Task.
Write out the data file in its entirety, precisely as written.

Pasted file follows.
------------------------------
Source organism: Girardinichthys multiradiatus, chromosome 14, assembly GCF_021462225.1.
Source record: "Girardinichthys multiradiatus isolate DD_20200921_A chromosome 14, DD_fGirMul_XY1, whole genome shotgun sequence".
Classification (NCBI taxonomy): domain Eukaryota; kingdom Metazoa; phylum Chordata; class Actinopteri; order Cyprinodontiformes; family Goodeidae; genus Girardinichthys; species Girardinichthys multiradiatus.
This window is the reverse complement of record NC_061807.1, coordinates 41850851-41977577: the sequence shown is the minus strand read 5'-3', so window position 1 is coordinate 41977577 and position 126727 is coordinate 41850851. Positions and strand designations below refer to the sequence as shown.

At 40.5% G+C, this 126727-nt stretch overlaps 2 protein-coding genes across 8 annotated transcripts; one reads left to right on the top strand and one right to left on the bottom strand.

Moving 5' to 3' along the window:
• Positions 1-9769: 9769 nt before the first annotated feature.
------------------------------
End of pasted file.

Source organism: Girardinichthys multiradiatus, chromosome 14, assembly GCF_021462225.1.
Source record: "Girardinichthys multiradiatus isolate DD_20200921_A chromosome 14, DD_fGirMul_XY1, whole genome shotgun sequence".
Classification (NCBI taxonomy): domain Eukaryota; kingdom Metazoa; phylum Chordata; class Actinopteri; order Cyprinodontiformes; family Goodeidae; genus Girardinichthys; species Girardinichthys multiradiatus.
This window is the reverse complement of record NC_061807.1, coordinates 41850851-41977577: the sequence shown is the minus strand read 5'-3', so window position 1 is coordinate 41977577 and position 126727 is coordinate 41850851. Positions and strand designations below refer to the sequence as shown.

At 40.5% G+C, this 126727-nt stretch overlaps 2 protein-coding genes across 8 annotated transcripts; one reads left to right on the top strand and one right to left on the bottom strand.

Moving 5' to 3' along the window:
• Positions 1-9769: 9769 nt before the first annotated feature.